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A humidifier and a plant help combat dry winter air.

How to Protect Your Home and Health From Dry Winter Air

On Groundhog’s Day 2021, Punxsutawney Phil, the rodent weather prognosticator, determined that we have six more weeks of winter left. That’s six more weeks of itchy skin, creaky floors, static electricity, and other symptoms of dry winter air. It’s enough to make you want to crawl into a hole in the ground.

Fortunately, managing the effects of arid conditions is fairly simple.

How Dry Winter Air Affects Your Health

We take moisture for granted during summer when warmer temperatures hold more water vapor. Humidity helps our respiratory system prevent illnesses by keeping nasal passages and bronchial tubes moist. That’s why we’re more susceptible to having a cold, flu, sore throat, and irritable eyes this time of year, a.k.a. flu season.

How Dry Winter Air Affects Your Home

Arid conditions sap moisture from your home’s structure. If you’ve ever wondered why your home creaks and pops more during winter, that’s the sound of building materials shrinking from reduced moisture content. Dry air can also cause the paint to chip and furniture to crack. A lack of moisture can lead to dry rot under extreme conditions.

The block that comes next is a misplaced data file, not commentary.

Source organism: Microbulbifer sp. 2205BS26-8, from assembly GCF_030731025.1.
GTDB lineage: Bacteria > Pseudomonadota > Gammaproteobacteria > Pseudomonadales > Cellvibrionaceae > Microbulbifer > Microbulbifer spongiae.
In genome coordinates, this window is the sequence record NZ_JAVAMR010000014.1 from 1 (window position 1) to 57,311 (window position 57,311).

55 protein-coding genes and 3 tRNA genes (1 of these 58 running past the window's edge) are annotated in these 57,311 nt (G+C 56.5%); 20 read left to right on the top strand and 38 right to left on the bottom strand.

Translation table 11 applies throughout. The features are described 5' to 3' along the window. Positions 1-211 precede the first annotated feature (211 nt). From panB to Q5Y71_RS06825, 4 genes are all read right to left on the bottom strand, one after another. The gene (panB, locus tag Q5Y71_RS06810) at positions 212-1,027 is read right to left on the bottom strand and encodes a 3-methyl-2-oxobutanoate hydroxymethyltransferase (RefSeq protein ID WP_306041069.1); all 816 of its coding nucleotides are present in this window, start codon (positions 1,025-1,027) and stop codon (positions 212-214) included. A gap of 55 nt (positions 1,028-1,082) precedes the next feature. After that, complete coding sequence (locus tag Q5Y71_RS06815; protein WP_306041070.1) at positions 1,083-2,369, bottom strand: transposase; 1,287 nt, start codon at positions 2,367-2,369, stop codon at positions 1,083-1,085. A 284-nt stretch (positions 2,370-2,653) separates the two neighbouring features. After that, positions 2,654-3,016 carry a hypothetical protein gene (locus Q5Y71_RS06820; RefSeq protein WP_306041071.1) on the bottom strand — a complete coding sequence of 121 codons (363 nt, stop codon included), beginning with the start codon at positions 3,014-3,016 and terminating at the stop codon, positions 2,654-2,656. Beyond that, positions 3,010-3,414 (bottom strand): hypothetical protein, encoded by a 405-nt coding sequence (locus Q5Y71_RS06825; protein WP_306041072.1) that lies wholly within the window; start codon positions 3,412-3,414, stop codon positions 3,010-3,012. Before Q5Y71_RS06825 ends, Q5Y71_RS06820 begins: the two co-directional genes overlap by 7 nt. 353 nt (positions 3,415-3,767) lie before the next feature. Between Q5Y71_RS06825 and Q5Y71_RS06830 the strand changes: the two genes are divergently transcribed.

How to Increase Humidity In Your Home

Use a hygrometer to gauge your indoor air’s moisture content. Ideally, your indoor humidity should be within 30% and 50%. There are several easy ways to add water vapor to your indoor air.

  • Turn down the thermostat: Your furnace might be robbing your home of much-needed moisture by recirculating and reheating the same stagnant air. Adjust the thermostat to 68°F to minimize evaporation. Bonus: You’ll lower your energy bill!
  • Air-dry your clothes: Give the dryer a break this winter and hang damp clothes around the house.
  • Skip the heat-dry cycle: When your dishwasher completes a cycle, open it up to release valuable steam into your home.
  • Create a humid microclimate for plants: Plants are nature's humidifiers. Place a layer of stones or pebbles in a shallow tray and add water until the rock bed is just short of covered. Arrange potted plants on top of the rocks. The pebbles will keep the plants elevated slightly above the water to benefit from the humidity. Your home will benefit, too.

For cleaner, healthier air, turn to the indoor air quality specialists at AAA Service Plumbing, Heating & Electric. To schedule your appointment, call (303) 622-3449.

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